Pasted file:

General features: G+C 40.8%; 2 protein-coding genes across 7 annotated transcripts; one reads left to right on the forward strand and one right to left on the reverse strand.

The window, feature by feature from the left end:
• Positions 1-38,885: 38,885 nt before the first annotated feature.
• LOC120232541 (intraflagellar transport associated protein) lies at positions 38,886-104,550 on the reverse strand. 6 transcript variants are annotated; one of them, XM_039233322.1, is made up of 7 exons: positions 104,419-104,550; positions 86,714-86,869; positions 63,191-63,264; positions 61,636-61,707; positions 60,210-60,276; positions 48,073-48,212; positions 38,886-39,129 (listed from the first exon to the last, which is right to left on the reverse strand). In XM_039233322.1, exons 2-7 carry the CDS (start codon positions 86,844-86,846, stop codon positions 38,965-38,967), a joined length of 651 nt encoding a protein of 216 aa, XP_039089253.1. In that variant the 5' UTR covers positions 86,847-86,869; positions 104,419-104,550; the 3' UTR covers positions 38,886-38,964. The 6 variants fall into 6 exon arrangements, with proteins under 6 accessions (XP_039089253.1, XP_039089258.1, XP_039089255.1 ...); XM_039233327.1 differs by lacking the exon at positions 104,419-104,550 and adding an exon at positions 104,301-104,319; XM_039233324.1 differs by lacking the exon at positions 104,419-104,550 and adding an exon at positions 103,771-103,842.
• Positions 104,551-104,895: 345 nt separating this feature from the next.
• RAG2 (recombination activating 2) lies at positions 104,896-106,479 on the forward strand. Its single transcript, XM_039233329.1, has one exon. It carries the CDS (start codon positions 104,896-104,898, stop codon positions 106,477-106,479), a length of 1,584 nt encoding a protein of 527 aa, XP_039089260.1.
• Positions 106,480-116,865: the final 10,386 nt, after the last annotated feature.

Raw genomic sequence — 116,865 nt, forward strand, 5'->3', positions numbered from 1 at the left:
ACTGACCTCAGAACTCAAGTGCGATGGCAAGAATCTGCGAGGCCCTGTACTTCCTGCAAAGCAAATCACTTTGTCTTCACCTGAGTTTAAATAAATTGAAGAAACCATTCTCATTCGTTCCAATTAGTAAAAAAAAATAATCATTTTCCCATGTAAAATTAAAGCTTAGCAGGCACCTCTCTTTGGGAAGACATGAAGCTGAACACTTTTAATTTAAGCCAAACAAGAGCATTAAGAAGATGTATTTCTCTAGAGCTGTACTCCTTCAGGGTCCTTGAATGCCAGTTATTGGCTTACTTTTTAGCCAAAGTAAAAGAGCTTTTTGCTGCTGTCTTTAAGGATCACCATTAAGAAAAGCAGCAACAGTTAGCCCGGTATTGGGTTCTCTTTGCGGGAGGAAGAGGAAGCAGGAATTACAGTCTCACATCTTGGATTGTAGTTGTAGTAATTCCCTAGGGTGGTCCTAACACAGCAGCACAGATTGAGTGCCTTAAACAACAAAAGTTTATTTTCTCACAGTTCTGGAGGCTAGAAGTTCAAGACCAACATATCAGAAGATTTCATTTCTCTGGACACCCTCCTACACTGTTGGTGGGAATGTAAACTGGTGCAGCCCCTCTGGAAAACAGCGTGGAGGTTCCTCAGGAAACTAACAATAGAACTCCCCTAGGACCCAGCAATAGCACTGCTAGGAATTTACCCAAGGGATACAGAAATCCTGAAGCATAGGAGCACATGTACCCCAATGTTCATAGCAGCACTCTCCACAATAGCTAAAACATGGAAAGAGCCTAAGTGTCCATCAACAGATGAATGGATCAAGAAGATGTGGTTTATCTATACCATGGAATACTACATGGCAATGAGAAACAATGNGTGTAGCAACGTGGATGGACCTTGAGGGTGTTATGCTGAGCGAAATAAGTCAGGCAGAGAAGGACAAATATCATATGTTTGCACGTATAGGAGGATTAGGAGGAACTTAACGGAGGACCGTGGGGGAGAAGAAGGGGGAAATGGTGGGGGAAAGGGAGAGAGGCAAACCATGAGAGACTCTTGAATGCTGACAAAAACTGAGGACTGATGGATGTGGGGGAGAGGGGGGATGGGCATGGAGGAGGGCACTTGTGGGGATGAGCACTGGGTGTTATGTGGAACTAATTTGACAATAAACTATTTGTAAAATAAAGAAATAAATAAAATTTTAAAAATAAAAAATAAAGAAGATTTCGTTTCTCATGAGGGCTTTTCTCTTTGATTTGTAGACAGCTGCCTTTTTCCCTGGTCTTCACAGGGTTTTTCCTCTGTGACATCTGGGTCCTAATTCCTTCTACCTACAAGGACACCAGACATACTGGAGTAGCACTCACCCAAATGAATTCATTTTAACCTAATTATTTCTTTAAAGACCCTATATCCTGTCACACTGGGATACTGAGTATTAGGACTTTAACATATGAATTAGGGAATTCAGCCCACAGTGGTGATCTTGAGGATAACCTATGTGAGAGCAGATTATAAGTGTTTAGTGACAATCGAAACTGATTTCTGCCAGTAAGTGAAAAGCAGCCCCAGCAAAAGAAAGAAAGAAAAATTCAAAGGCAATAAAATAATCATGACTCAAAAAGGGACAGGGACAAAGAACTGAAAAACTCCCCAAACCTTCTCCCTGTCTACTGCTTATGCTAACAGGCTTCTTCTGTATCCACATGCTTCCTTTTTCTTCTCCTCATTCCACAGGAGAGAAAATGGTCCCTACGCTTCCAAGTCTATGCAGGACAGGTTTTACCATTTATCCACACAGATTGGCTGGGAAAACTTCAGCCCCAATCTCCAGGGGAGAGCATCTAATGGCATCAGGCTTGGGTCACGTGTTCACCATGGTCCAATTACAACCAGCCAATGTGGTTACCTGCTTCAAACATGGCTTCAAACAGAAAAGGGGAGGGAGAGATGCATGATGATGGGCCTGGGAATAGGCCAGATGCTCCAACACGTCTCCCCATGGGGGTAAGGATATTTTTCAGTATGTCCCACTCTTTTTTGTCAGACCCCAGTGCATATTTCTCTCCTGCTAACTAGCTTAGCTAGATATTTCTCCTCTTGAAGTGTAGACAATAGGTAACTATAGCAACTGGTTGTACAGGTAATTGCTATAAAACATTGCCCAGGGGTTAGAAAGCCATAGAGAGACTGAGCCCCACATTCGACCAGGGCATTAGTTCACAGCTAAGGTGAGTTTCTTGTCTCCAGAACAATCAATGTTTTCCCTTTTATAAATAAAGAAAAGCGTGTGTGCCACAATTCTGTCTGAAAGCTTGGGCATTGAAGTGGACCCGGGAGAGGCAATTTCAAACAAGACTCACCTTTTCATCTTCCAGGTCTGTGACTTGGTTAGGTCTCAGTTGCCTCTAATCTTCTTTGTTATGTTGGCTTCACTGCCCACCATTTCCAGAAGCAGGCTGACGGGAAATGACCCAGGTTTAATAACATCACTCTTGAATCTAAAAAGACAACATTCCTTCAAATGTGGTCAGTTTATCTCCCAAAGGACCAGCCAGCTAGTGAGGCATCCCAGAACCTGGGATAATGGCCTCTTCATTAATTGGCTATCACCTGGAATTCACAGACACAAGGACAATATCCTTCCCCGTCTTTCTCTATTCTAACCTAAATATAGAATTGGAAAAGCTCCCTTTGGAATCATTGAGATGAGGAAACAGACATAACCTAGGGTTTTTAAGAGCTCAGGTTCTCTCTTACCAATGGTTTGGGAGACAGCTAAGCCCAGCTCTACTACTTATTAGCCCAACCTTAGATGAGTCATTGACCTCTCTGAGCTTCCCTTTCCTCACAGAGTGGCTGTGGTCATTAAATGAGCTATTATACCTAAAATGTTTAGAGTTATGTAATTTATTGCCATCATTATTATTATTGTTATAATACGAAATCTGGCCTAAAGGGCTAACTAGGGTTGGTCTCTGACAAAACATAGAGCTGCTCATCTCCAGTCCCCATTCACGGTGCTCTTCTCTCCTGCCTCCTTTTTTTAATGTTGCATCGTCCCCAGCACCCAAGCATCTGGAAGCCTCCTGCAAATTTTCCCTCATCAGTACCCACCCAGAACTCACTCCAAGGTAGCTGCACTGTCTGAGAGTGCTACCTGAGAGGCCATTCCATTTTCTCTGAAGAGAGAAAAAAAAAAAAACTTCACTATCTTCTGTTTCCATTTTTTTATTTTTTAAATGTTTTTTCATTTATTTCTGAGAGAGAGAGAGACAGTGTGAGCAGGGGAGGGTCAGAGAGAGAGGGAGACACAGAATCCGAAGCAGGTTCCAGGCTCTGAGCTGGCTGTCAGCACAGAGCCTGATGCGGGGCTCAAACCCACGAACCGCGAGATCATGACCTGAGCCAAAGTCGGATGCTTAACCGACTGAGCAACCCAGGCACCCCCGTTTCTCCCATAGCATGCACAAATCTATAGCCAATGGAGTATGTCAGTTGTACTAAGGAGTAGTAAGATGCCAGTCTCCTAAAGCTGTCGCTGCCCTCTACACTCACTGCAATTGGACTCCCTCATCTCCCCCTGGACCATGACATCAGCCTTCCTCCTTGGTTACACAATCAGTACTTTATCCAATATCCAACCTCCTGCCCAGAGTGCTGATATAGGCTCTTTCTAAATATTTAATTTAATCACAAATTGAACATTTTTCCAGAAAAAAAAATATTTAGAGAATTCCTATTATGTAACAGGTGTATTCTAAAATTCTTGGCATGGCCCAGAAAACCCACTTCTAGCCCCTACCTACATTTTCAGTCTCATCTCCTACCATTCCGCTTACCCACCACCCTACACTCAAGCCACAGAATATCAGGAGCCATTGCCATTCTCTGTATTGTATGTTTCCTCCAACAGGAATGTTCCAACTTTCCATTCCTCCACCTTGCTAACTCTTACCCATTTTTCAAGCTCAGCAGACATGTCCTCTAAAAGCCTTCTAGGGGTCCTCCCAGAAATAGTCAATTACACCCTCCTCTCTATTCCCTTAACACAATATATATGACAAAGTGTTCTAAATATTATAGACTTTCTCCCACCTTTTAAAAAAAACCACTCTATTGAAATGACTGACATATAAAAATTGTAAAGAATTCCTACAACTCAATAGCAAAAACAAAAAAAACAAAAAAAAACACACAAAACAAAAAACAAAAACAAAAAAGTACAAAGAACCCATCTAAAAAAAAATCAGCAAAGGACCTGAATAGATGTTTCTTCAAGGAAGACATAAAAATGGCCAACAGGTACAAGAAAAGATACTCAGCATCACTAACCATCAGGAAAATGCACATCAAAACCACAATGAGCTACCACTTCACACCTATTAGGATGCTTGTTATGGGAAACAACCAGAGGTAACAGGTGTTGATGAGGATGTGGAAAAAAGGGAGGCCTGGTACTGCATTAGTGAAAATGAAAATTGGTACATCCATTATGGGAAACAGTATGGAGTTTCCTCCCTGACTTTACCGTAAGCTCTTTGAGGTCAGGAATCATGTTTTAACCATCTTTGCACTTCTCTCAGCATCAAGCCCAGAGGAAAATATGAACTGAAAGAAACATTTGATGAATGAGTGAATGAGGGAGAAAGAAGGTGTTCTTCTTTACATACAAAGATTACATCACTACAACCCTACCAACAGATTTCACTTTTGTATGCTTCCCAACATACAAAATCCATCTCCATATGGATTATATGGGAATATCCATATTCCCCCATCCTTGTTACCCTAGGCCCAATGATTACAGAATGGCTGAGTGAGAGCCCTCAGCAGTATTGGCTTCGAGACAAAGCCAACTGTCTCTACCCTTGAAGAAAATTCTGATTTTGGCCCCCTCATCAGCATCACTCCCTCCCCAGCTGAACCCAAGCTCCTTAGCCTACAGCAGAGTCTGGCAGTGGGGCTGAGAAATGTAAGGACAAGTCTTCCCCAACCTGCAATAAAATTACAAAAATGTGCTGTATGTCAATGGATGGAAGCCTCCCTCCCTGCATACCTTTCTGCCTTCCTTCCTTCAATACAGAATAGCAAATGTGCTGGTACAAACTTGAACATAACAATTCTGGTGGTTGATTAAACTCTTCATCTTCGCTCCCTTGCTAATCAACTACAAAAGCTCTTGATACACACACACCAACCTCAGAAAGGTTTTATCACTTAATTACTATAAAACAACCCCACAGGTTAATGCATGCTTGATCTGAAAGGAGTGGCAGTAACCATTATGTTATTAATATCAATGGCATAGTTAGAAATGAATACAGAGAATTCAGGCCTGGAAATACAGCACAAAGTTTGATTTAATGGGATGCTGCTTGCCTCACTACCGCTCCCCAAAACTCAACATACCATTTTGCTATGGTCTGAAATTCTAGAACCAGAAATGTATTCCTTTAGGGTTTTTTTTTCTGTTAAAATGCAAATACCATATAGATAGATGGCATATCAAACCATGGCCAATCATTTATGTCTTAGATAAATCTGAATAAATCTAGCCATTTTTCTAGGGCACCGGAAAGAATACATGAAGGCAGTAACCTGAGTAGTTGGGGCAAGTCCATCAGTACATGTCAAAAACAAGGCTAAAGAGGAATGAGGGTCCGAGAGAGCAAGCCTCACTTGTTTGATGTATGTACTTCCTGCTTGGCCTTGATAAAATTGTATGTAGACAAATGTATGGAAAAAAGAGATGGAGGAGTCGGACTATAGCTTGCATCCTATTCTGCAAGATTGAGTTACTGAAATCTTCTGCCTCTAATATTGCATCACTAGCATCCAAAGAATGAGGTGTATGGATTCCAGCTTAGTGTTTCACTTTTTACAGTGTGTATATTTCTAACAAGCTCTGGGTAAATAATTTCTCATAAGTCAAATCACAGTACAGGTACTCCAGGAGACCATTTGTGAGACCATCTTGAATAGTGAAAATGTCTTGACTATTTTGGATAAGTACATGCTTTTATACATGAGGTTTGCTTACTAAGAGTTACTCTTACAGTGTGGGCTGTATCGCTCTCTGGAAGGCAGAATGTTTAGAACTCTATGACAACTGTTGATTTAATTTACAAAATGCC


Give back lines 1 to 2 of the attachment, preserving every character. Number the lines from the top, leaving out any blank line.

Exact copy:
General features: G+C 40.8%; 2 protein-coding genes across 7 annotated transcripts; one reads left to right on the forward strand and one right to left on the reverse strand.

The window, feature by feature from the left end: